Jacob Sullum

Mark Ciavarella, the Pennsylvania judge known as "Mr. Zero Tolerance," had a reputation for running his courtroom like an assembly line, spending just a minute or two on each of the juvenile offenders who appeared before him. If they were not represented by lawyers, which was usually the case, they would more often than not be shipped off in shackles to some form of detention, even for trivial crimes.

Aside from defendants and their parents, few people seemed concerned about Ciavarella's mindlessly tough attitude -- until it turned out he was receiving kickbacks from the private detention centers where he sent juvenile offenders. But for those suspicious payments, Ciavarella, who was convicted last week of racketeering and related charges, might still be practicing his special brand of injustice, which he and his supporters said helped kids by hurting them.

Federal prosecutors say Ciavarella and Michael Conahan, at the time Luzerne County's president judge, conspired to replace the county's dilapidated juvenile detention center with new ones built and operated by their cronies. Conahan, who pleaded guilty to racketeering last year, arranged for the centers to get the county's business, while Ciavarella kept them full. In exchange, they received $2.9 million.

Years before this arrangement came to light in January 2009, it should have been clear something was amiss in Ciavarella's courtroom. In 2004, the Wilkes-Barre Times Leader reported that the share of juvenile offenders given out-of-home "placements" -- 21 percent under Ciavarella, up from 4.5 percent under his predecessor -- was higher in Luzerne County than anywhere else in the state.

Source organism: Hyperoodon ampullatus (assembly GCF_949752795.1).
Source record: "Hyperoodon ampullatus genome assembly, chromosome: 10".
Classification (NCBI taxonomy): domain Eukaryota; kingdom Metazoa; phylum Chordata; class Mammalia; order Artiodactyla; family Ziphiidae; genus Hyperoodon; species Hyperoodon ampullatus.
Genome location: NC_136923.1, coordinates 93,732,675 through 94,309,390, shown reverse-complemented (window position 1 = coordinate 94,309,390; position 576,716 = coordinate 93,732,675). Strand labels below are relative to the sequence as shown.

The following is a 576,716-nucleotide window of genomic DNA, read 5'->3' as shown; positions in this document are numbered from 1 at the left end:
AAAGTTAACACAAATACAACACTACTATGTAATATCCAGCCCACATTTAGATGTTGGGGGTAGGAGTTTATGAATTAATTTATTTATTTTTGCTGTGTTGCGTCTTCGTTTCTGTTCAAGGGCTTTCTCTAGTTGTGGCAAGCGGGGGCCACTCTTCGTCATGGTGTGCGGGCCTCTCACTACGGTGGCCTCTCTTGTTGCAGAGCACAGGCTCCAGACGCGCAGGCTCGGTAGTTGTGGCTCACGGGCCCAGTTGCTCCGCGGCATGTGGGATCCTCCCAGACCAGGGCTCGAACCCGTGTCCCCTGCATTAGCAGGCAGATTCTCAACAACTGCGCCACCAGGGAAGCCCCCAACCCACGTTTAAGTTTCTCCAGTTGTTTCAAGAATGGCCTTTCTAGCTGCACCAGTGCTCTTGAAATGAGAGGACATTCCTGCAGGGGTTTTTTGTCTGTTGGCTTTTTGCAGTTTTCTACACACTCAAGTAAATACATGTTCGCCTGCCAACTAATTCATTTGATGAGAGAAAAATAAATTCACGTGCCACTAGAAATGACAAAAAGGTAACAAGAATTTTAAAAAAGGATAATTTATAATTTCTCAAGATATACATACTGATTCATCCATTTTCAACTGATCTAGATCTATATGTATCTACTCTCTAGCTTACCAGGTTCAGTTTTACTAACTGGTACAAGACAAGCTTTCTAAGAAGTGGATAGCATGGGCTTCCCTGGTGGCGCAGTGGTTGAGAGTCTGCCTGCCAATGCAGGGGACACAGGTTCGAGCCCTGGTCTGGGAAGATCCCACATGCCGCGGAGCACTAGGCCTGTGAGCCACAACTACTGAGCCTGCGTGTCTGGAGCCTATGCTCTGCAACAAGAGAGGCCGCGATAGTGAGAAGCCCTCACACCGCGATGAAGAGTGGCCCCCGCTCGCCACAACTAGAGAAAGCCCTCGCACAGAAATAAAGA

The article noted the "skyrocketing costs" associated with Ciavarella's harshness and suggested that local schools had become too dependent on his court to handle discipline problems. But it also cited a dramatic reduction in juvenile recidivism. "It looks like it works," a defense attorney told the paper, while Ciavarella insisted, "I'm in the business of trying to help these kids." He was elected to a second 10-year term the following year.


Jacob Sullum

Jacob Sullum is a senior editor at Reason magazine and a contributing columnist on Townhall.com.
 
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